|Title||Effects of Neutron-Irradiation on Transpassive Corrosion Behavior of Austenitic Stainless-Steels|
|Publication Type||Journal Article|
|Year of Publication||1995|
|Authors||Watanabe, Y, Ballinger, R, Harling, O, Kohse, G|
|Pagination||651 - 659|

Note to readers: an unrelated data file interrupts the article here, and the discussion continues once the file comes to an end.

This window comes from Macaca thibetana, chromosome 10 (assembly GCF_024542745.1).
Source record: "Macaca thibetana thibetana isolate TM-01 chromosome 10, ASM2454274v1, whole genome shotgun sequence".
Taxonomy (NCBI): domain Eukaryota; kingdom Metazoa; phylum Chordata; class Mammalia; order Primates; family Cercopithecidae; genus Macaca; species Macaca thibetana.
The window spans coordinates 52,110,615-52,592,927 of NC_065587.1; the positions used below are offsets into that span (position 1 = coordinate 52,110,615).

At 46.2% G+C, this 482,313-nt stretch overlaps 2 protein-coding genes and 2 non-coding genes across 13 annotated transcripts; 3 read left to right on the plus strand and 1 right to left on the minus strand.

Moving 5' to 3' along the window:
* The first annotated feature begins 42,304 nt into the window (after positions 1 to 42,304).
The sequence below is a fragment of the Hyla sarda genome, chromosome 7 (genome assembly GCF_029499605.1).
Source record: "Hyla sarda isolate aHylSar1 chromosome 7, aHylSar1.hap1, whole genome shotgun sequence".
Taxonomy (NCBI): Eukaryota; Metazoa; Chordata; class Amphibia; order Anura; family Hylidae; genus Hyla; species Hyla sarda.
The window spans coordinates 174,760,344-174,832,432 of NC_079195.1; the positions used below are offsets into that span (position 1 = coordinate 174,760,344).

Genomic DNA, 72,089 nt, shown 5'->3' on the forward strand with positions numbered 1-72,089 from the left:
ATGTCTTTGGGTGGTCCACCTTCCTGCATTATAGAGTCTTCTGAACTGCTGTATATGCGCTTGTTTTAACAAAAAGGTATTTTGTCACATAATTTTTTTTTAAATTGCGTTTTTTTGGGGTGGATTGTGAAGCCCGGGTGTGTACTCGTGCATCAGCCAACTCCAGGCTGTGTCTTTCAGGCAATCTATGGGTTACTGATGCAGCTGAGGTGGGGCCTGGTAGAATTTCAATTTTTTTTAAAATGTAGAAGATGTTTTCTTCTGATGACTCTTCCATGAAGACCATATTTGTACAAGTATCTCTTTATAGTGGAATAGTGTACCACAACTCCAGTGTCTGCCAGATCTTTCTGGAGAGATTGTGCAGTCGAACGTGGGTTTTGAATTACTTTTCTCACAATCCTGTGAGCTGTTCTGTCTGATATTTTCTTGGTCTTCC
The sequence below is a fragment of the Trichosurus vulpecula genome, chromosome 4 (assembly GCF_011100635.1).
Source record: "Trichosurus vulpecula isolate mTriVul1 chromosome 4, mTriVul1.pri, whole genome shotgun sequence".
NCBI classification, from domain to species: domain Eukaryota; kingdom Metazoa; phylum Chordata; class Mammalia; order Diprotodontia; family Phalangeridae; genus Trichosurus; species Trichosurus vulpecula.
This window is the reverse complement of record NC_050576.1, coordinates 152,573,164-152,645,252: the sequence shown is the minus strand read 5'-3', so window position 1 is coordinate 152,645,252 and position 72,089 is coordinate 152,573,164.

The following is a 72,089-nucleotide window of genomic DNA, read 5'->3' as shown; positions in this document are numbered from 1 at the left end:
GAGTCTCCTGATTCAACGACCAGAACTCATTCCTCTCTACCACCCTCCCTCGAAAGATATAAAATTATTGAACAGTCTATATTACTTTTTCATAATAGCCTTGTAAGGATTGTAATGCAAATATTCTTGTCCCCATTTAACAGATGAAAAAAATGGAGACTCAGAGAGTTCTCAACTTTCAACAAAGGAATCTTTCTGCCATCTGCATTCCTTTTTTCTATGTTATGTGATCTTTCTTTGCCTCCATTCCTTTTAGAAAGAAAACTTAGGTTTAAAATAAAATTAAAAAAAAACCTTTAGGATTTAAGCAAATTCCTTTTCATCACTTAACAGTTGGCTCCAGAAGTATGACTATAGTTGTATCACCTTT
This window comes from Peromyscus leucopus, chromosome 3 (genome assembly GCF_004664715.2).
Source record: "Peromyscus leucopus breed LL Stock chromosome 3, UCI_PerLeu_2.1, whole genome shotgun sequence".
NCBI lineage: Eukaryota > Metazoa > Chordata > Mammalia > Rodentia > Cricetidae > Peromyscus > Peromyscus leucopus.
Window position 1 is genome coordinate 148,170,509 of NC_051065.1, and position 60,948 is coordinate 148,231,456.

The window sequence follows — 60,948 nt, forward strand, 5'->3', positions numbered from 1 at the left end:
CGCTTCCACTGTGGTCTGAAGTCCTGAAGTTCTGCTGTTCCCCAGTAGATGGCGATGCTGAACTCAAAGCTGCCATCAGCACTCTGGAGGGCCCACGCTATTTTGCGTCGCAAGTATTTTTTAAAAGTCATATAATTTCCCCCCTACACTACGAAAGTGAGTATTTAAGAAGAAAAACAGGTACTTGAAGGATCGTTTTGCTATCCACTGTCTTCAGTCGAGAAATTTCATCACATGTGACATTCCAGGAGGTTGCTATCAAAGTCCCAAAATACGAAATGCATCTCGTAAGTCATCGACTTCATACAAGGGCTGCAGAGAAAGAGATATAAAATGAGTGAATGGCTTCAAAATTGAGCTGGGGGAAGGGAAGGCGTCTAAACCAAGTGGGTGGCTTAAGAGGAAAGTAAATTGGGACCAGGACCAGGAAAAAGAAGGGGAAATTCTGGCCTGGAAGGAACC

Irradiated and unirradiated austenitic stainless steels (SS) were exposed to a transpassive potential (1,050 mV(SCE)) in a sulfuric acid (H2SO4) solution, and the corrosion responses were studied, Applicability of the transpassive technique to evaluation of radiation-induced segregation (RIS) of impurities was considered. The charge density during the potentiostatic transpassive test and the corrosion morphology after the test were functions of both the material chemistry and irradiation, The charge density of the unirradiated materials was correlated successfully with the bulk impurity level, as defined in terms of the parameter (wt% silicon + wt% phosphorus x 10). The charge density increased steeply above an impurity level parameter of 0.5, which corresponded to the region where intergranular attack (IGA) became visible. The change in charge density after neutron irradiation also was a function of the impurity level. Irradiation resulted in a considerable increase in charge density and grain-boundary attack (GBA) for commercial-purity (CP) type 304 SS (UNS S30400). Furthermore, small multiple sites of preferential dissolution were observed clearly in the matrix. It was postulated that the small dissolution sites in the matrix may have been faulted dislocation loops that were segregated with silicon or phosphorus. Charge density in the potentiostatic transpassive test seemed to be an indicator of the degree of RIS of impurities.